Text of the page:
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Upcoming ruling on smokeless tobacco will offer window to government's view

November 25, 2015
by Gary A. Enos, Editor
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As the advocacy community awaits final action from the Food and Drug Administration (FDA) on how electronic cigarettes may be regulated, another nicotine-related topic that has received less national attention could surface soon and will say much about the federal government's perspective on health risks associated with nicotine-containing products.

The Swedish company Swedish Match in 2014 asked the FDA to consider labeling changes for its smokeless tobacco “snus” products that are available in the U.S. Among the changes would be removal of a product warning about mouth cancer risk, as well as replacement of language stating that smokeless tobacco products are not a safe alternative to cigarettes with a statement that they pose a substantially lower risk than cigarettes.

An FDA advisory panel in April recommended against the labeling changes, although most panelists at a public hearing appeared to agree that snus is less harmful than cigarettes for smokers who switch to the smokeless product. Snus is widely popular among men in Sweden, a country with substantially lower rates of lung cancer than other industrialized nations.

The FDA is expected to act soon on the snus proposal, which constitutes an unprecedented “modified risk tobacco product” application. While the FDA is not required to follow the recommendations of its advisory board, it would come as a surprise to many if it changed course and approved the labeling changes. If it did so, it would reverse a stance of numerous federal agencies that have long warned of dangers associated with smokeless tobacco—a stance that one leading researcher says is based on spreading misinformation.

“The agenda is to paint all smokeless tobacco products as high risk for mouth cancer,” says Brad Rodu, professor of medicine at the University of Louisville, who has published research stating that the most widely used smokeless tobacco products do not significantly increase mouth cancer risk. In a broader sense, “The federal government's position, illustrated by the National Cancer Institute's tobacco control program, is that the U.S. will be a tobacco-free society,” says Rodu.

With more alcohol and drug treatment programs seeking to address patients' concurrent tobacco use, the question of whether a tobacco harm reduction approach that Rodu espouses could be helpful becomes compelling. It is why the addiction treatment community is keenly interested in what the FDA ultimately will do about e-cigarettes, although Rodu again sees efforts to paint these newer delivery systems as equally dangerous to smoked tobacco.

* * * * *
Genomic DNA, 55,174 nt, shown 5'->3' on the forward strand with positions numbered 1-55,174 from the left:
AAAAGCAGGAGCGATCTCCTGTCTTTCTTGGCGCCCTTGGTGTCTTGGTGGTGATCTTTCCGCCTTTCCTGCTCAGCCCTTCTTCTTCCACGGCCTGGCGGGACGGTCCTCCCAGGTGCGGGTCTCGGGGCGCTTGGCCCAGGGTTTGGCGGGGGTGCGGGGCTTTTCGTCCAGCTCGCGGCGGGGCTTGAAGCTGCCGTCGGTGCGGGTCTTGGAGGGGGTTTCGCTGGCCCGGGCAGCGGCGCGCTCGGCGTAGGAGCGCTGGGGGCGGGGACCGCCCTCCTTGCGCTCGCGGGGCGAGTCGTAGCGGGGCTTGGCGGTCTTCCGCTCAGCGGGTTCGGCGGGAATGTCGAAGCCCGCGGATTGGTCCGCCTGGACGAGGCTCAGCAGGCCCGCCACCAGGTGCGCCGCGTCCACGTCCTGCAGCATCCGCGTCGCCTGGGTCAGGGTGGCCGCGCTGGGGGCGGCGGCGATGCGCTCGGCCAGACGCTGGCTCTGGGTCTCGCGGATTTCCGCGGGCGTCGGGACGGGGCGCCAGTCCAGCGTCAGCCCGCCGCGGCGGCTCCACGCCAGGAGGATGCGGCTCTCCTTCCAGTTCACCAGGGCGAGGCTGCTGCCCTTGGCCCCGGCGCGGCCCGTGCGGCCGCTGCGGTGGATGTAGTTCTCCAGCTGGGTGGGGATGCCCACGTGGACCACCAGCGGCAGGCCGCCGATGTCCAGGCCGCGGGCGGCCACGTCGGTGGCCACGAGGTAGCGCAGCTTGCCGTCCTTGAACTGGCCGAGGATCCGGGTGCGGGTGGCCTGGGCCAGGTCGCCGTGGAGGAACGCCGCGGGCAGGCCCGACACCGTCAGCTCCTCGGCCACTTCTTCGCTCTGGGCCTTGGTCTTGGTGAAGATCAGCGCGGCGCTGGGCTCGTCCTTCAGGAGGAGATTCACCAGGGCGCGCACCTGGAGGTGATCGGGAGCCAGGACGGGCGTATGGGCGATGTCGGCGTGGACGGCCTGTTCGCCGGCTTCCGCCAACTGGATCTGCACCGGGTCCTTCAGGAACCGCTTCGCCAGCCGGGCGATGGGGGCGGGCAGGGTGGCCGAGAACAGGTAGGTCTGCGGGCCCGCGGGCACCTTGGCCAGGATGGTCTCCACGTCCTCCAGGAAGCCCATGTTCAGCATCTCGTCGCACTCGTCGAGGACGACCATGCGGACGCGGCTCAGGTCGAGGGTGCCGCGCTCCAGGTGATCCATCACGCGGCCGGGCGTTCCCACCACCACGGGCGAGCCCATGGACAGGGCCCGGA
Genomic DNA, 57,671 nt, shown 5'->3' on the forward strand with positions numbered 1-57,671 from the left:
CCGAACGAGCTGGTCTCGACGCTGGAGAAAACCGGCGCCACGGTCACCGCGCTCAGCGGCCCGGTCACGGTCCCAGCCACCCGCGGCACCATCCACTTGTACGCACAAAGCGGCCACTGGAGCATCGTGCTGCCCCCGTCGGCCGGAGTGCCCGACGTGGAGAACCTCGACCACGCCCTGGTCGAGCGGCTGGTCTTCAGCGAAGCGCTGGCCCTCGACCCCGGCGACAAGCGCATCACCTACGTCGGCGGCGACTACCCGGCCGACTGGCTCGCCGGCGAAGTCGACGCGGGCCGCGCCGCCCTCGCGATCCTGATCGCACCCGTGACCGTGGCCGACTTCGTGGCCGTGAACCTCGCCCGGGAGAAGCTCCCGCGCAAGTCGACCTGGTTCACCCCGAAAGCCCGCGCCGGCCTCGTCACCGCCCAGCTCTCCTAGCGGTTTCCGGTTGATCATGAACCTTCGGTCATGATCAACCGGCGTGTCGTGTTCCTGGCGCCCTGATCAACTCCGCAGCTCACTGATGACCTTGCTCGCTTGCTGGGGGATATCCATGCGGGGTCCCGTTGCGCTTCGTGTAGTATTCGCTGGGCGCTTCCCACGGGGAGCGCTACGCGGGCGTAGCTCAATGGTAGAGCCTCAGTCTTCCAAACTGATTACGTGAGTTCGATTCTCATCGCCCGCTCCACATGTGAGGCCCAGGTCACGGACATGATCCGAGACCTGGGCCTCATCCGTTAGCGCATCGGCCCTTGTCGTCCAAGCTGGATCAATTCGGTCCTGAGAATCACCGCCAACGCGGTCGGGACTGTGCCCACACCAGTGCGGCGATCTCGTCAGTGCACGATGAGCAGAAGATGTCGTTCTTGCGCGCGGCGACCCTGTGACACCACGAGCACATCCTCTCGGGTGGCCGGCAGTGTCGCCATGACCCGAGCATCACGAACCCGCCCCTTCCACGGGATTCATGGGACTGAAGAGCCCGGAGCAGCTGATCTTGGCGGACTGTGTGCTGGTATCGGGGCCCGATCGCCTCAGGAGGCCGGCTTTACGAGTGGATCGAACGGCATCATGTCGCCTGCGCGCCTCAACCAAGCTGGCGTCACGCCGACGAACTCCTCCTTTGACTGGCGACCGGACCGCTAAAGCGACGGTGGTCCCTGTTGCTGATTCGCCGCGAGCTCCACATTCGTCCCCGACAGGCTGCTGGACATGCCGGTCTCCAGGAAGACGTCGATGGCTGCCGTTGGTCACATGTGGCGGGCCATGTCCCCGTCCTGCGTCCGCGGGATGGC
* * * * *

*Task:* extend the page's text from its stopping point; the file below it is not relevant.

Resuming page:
“It is exactly the same playbook,” he says of the government's statements on e-cigarettes.

Research on smokeless tobacco

Rodu, a dentist and oral pathologist, chairs the Tobacco Harm Reduction Research effort at the University of Louisville's medical school; his research has been supported by makers of smokeless tobacco products, including Swedish Match. He says his decision to pursue industry support stemmed from past battles with federal authorities, during which he says he was accused of unethical practices. He says the overriding message he heard at that point was, “Don't bother to apply to the [National Institutes of Health] for money to research tobacco harm reduction.”

In 2006, Harm Reduction Journal published Rodu's review of research evidence around a variety of smokeless tobacco products. The article offers several recommendations from scientists under the auspices of the American Council on Science and Health, an association that numerous public advocacy groups and media outlets have criticized for being controlled by industry interests.

One of the review's recommendations at the time stated that the federally mandated warning “This product is not a safe alternative to cigarettes” should be replaced with “Smokeless tobacco has risks, but cigarette smoking is far more dangerous. Quitting tobacco entirely is ideal, but switching from cigarettes to smokeless tobacco can reduce greatly the health risks to smokers and those around them.”

What is not in dispute is that all tobacco products contain the highly addictive nicotine, and smokeless tobacco products include this warning. Where the disagreement lies is in whether nicotine-containing products such as smokeless tobacco (and now e-cigarettes) constitute a safer alternative to smoked tobacco for those unable to quit. Rodu's 2006 review of smokeless tobacco research stated that studies have not found a significant increased risk of oral cancer in users of moist snuff (such as snus) or loose-leaf chewing tobacco, while there is a higher risk of mouth cancer from powdered dry snuff (a product not widely used in the U.S.).

These findings have formed the basis for Swedish Match seeking the label changes from the FDA for snus products, including removal of the mouth cancer warning as well as a warning about gum disease and tooth loss. In addition, it wants labeling to state that its products carry a substantially lower risk than cigarettes.

The FDA's advisory panel in the spring said Swedish Match did not offer sufficient evidence that the Swedish experience with snus could be replicated in the U.S. Exactly half of the panel members did say that there was enough evidence of no significant risk of mouth cancer from snus. The FDA's final decision will help indicate whether it believes that different tobacco products come with different degrees of risk.